Take Off:Fast from social media, or some other place where you seek recognition from others, during this week. Choose not to post to your social media accounts this week or check your feeds.

Put On: Replace your time spent on social media with time listening to God. Ask Him to point out someone you can serve in secret this week. Plan a way to bless them in some tangible way.

[This a devotional I wrote with Jim Caler as part of the Eastbrook Church Lenten devotional, “Hungry for God.”]

The Hunger for Peace [Hungry for God]

During Lent at Eastbrook Church, we continue to explore the soul-deep hungers in our lives planted there by God in order to lead us to Himself. The series, “Hungry for God,” parallels the season of Lent, and has a companion daily devotional that you can access here.

This weekend I explored the hunger for peace. There were so many ways we could approach this topic. In fact just a short while ago, I preached on Jesus as the Prince of Peace. However, this weekend, I decided to focus in on Jesus’ Passion and the journey from the triumphal entry to the cross and beyond to the resurrection. I asked: how does Jesus’ Passion related to the peace He promised to bring?

You can view the message video and sermon outline below. You can follow the entire series at our web-site, through the Eastbrook app, or through our audio podcast.

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Hungry for Peace

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No one wants to live feeling depleted and empty. We all want to live out of a place of abundance, satisfaction, and peace. We hunger to feel like our lives are on the right track and that everything is ‘right,’ in the best sense of the word. The biblical word for this is peace or, in Hebrew, shalom. Shalom means more than simply lack of conflict. Instead, it conveys a sense of completeness, success, welfare, and peace. A short definition for shalom is that all things are right in God’s world as they are supposed to be.

When Jesus begins His public ministry, he enters into an episode that would not be described as peaceful. Shortly after His baptism by John, “Jesus, full of the Holy Spirit, left the Jordan and was led by the Spirit into the wilderness, where for forty days he was tempted by the devil. He ate nothing during those days, and at the end of them he was hungry” (Luke 4:1-2). This temptation is a power encounter between the prince of this world, the devil, and the Prince of Peace, Jesus the Messiah. From start to finish, the three temptations of the devil are classic temptations of humanity, described by Henri Nouwen as the temptation to be relevant, popular, or powerful. Hungry and tired, Jesus experiences all the raging temptations of a peace-less world thrown at Him.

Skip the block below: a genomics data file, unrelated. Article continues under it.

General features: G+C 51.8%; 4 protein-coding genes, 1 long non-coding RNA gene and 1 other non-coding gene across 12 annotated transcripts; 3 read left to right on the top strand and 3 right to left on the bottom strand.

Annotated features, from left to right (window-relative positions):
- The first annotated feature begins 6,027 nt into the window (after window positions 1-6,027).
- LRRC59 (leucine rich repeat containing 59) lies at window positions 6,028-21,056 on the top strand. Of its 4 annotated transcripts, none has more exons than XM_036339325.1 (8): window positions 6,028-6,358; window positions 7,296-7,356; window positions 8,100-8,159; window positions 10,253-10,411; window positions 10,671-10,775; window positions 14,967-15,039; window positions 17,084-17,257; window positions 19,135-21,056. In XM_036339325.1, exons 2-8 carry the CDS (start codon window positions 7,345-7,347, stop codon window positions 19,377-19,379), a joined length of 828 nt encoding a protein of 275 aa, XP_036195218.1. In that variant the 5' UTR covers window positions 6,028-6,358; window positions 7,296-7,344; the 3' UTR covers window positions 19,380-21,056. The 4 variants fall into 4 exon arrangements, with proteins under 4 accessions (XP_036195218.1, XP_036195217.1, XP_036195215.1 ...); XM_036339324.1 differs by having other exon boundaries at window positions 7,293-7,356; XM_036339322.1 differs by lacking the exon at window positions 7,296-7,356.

Jesus overcomes the temptations of the devil, however, and we realize that He is a new sort of king with a new sort of kingdom that will move in ways different from the ways of this world. When Isaiah the prophet describes the Messiah as “the Prince of Peace” (Isaiah 9:6), we know this is exactly what we need. We need true shalom in the midst of our hunger for peace because we cannot ultimately satisfy it ourselves. This realization does not come quickly. Sometimes we must intentionally step back from some things, even normal things like the eating of food, to realize exactly what is going on in our lives.

It is no wonder that immediately before ascending to the Father, some of Jesus’ final words to His disciples are: “Peace I leave with you; my peace I give you. I do not give to you as the world gives. Do not let your hearts be troubled and do not be afraid” (John 14:27). The Prince of Peace has come to bring us peace, and that is very good news for us.

RESPOND THIS WEEK:
Each week’s practice will feature some aspect of the process Paul describes for us in Ephesians 4:22-24, where we are to TAKE OFF something from our lives that has become corrupted or distracting and PUT ON in its place something God wants us to do.

Take Off: Fast from food (in some form), perhaps for one meal a day or for an entire day. If you are physically prevented from completely fasting due to some health concerns, consider if there is a particular food, drink or “treat” you can deny yourself this week. Use the space below to take note of your experience this week.

Put On:In the place of eating the food you are fasting from, take time with God in solitude and silence to experience the peace that God brings. Consider how He provides for you all you need. Use the space below to take note of your experience this week.

[This a devotional I wrote with Jim Caler as part of the Eastbrook Church Lenten devotional, “Hungry for God.”]